Hand combs are one of the old-fashioned tools available to prepare fiber for spinning.
While you can purchase prepared roving for spinning, you will often have fiber that requires some preparation in order to spin high quality fiber. You can prepare fiber by hand either using hand carders or hand combs. There is more “waste” fiber produced when using combs to prepare fiber, (versus using cards), because combing helps to expose more of the “short bits.”  Only longer fibers remain on the combs, which produces a higher-quality roving. Combing (or carding) will also remove any vegetable matter (VM) from the locks. The sheep were outside you know!

Step1: Get out equipment
Step 2: Lash fiber onto combs
Step 3: Combing Passes
Step 4: Pull fiber into roving

Step 1: Get Out Equipment

Get out your combs and a hunk of fiber to be combed.
Here’s a lump of super crimpy locks ready to be combed.

Step 2: Lashing Fiber Onto Combs

The combing process is basically combing out fiber, and moving the fiber staples from one comb to the other.

Step 3: Combing Passes

Holding combs (ADD PIC HERE)
The photo below shows some locks that I have “lashed” onto the combs.

CAREFUL: the combs may be very sharp while you are lashing. Don’t cut yourself!

To use the combs, you hold them perpendicular to one another, and

When combing, you need to hold the combs perpendicular to each other, as shown in the photo below. The fiber is on the left comb, and I’m just starting to use the right comb’s teeth to dig into the fiber. You move your hand straight down into the fiber, then pull right.  Just hit the tips of the fiber on the left comb with the tines of the right comb, slowly transferring the fiber from one comb to the other.

There is more “waste” fiber produced when using combs to prepare fiber, versus using cards, because combing helps to expose more of the “short bits.”  Only longer fibers remain on the combs, which produces a higher-quality roving. The lump in the front of the picture below is the waste fiber from the combing process. Even though I won’t use it in this particular roving, I save all the waste in a little bag for spinning later. It’s good to use in novelty yarn if you want to put in some “nubbies.”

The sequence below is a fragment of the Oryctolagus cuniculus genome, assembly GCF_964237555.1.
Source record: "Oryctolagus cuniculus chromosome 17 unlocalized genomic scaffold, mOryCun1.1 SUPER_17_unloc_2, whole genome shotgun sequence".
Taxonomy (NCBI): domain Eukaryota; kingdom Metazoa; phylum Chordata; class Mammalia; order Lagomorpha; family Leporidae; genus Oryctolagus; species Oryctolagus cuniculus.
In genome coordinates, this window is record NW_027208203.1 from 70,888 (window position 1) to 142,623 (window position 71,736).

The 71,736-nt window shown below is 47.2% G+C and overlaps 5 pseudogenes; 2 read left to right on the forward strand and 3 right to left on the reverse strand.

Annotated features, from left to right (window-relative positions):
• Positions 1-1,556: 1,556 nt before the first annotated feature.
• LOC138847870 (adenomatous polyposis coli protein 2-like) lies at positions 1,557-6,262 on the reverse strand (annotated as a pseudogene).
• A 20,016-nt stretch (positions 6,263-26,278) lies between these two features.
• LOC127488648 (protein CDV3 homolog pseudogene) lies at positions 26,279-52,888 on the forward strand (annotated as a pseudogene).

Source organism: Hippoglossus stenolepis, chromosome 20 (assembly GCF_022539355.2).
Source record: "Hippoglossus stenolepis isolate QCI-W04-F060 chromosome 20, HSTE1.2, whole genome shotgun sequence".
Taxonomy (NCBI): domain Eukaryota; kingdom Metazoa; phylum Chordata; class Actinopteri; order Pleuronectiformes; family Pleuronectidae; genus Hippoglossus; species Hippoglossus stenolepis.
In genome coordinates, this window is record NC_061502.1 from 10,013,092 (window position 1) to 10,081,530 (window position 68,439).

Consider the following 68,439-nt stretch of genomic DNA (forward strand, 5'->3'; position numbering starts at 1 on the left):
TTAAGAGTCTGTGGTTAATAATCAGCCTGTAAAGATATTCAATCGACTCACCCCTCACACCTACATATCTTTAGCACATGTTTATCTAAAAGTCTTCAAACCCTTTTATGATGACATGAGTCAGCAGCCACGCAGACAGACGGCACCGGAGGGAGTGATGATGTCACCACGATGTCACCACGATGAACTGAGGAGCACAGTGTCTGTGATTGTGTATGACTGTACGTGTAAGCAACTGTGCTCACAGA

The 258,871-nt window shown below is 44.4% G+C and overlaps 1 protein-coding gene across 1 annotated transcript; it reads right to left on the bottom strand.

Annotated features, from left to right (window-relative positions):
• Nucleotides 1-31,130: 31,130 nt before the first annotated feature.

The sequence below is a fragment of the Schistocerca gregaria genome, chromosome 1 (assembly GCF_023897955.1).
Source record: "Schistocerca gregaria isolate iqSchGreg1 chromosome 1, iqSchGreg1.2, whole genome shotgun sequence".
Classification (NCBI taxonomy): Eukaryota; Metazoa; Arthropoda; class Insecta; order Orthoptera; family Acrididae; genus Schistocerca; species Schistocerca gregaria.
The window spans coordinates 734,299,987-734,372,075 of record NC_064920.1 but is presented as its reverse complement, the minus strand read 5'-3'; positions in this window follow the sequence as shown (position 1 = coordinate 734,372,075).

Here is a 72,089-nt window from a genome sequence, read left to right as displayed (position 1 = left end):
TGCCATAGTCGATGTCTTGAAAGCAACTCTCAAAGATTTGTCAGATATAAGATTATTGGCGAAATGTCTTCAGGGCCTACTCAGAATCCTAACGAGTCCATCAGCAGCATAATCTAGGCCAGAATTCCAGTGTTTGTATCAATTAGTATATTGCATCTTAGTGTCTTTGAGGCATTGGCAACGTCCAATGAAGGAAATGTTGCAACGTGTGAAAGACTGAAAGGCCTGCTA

You want to keep combing until everything is smoothed out. It will entirely depend on your fiber, but it will likely take several passes. Note: As you comb back and forth, there will be little bits left on the comb. Oh by the way, it’s impossible to comb it TOO MUCH.  When it’s done, it’s done, you will just keep moving the fiber back and forth between combs.

Step 5: Remove Waste Fiber

In the picture below, you can see there is still a bit left on the left comb. This is fiber that is too short to be used for making a roving, and must be taken off the comb before continuing with the next pass.

The photo below shows the locks after a second pass. It looks more combed out, but it’s still pretty bundled together. If I tried to pull it off the combs right now into roving, I’d have to pull very hard.
<img src=”http://www.craftyredhead.com/LJpix/comb_4_pass2.jpg”>

Finally, after four passes, I’m satisfied with the condition of this fiber. I’ve combed out all the VM and short fibers, and all I have left are the longer soft fibers.
<img src=”http://www.craftyredhead.com/LJpix/comb_5_4pass.jpg”>

A note on vegetable matter: If you are combing out fiber and locks that are not far from the sheep, you will see vegetable matter coming out of the fiber. See the little black specks on the table in the picture below? That’s vegetable matter.

Step 6: Pulling Fiber Into a Roving.

Now, you probably could try spinning this blob of fiber into yarn, but it’s much easier to pull it into a long roving instead.
These particular combs have an optional table clamp that one of the combs fits neatly into, (shown below). This makes for easier pulling of the fiber into a roving. You can either use your hands to pull it out, or use a diz.

A diz is just a piece of something (usually wood) with a small smooth hole in it, through which you pull the fiber to make a roving of consistent width. This particular diz is multi-purpose. It has two holes, and the chunk taken out of the middle also makes it a “wraps per inch” gauge tool.

Here is the fiber after I have pulled it off the combs and into a small roving. I used my hands to make this roving.

The following picture shows me pulling the roving through a diz to make a consistent roving.


After I’ve finished combing, I clamp down the comb to the table in preparation for dizzing. I pull a little bit of fiber through the hole, and just pull gently.